Bloomberg News today released spreadsheets showing daily borrowing totals for 407 banks and companies that tapped Federal Reserve emergency programs during the 2007 to 2009 financial crisis. It’s the first time such data have been publicly available in this form.
To download a zip file of the spreadsheets, go to http://bit.ly/Bloomberg-Fed-Data. For an explanation of the files, see the one labeled “1a Fed Data Roadmap.”
The day-by-day, bank-by-bank numbers, culled from about 50,000 transactions the U.S. central bank made through seven facilities, formed the basis of a series of Bloomberg News articles this year about the largest financial bailout in history.
What is revealed here, in the short form, is that the lending window was at below market rates, as opposed to the, “penalty over normal market rates,” claimed by the Fed.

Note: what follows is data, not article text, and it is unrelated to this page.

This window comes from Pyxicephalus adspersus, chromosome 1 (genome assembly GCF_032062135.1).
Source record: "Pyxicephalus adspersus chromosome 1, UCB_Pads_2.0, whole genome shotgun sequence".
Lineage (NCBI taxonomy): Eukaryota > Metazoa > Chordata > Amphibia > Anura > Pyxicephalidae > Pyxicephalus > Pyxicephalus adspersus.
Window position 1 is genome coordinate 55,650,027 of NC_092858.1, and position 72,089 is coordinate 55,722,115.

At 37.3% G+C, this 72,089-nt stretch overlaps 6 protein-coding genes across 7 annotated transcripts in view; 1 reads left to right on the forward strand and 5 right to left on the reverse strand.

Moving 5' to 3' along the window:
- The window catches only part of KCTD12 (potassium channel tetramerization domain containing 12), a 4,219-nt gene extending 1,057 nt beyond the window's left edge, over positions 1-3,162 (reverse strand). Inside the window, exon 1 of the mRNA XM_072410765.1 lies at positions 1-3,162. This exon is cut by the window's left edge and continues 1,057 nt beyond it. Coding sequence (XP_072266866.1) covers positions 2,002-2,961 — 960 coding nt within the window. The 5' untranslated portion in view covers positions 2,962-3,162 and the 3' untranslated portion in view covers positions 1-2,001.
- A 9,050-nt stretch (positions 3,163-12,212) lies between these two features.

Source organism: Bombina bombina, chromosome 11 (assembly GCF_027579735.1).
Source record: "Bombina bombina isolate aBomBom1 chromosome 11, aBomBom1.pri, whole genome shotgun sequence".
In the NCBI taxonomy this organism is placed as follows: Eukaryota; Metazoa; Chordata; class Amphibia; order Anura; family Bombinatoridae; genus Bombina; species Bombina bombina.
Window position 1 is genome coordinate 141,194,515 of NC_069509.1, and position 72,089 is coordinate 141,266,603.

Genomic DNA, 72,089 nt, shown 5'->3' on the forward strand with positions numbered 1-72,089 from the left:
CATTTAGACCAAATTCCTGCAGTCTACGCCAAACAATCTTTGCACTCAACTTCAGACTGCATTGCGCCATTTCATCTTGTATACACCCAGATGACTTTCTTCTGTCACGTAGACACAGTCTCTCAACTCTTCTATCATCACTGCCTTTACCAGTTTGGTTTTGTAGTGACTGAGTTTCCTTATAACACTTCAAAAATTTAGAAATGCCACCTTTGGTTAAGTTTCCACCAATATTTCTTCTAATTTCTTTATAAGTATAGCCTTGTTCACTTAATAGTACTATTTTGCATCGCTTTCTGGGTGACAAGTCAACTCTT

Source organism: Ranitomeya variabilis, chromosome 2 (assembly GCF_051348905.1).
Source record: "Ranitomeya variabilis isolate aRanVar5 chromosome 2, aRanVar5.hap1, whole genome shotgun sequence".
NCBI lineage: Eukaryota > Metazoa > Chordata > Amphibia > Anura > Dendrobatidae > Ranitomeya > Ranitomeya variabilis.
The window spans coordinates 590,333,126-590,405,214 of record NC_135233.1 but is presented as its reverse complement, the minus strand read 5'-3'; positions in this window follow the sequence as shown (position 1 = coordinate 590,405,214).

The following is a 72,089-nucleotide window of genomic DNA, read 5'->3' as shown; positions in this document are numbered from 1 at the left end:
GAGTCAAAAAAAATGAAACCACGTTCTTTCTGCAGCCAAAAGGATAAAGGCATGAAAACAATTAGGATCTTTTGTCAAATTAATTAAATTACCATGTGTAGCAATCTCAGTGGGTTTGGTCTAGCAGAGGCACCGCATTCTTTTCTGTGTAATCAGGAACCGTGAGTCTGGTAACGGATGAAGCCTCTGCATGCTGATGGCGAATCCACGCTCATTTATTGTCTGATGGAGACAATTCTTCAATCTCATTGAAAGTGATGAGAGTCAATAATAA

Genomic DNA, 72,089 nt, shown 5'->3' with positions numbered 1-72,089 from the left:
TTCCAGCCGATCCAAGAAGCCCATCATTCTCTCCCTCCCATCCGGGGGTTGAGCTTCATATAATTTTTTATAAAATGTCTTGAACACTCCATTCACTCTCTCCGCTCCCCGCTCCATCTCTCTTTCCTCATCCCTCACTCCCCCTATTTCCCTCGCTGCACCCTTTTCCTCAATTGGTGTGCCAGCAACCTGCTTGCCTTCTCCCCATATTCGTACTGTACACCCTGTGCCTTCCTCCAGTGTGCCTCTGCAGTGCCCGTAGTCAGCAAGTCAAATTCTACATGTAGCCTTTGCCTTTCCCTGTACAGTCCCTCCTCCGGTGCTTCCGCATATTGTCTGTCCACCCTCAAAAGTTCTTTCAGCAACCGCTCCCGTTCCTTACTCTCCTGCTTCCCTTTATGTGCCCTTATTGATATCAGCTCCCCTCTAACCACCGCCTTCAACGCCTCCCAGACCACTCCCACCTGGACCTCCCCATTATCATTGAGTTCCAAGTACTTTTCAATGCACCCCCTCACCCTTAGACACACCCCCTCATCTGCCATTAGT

Additionally, on a quick look at the article, the lending, and the backstopping, where what amounted to loan guarantees were provided as a sort of a back door subsidy to allow banks to borrow at lower rates, it appears that this totaled more than ten trillion ($10,000,000,000,000.00) dollars, or something in excess of ½ the GDP of the United States of America.
It should also be noted that this is only the stuff that Bloomberg managed to pry from the Fed’s fingers, and I’m certain that we will see this number grow as more rocks are turned over.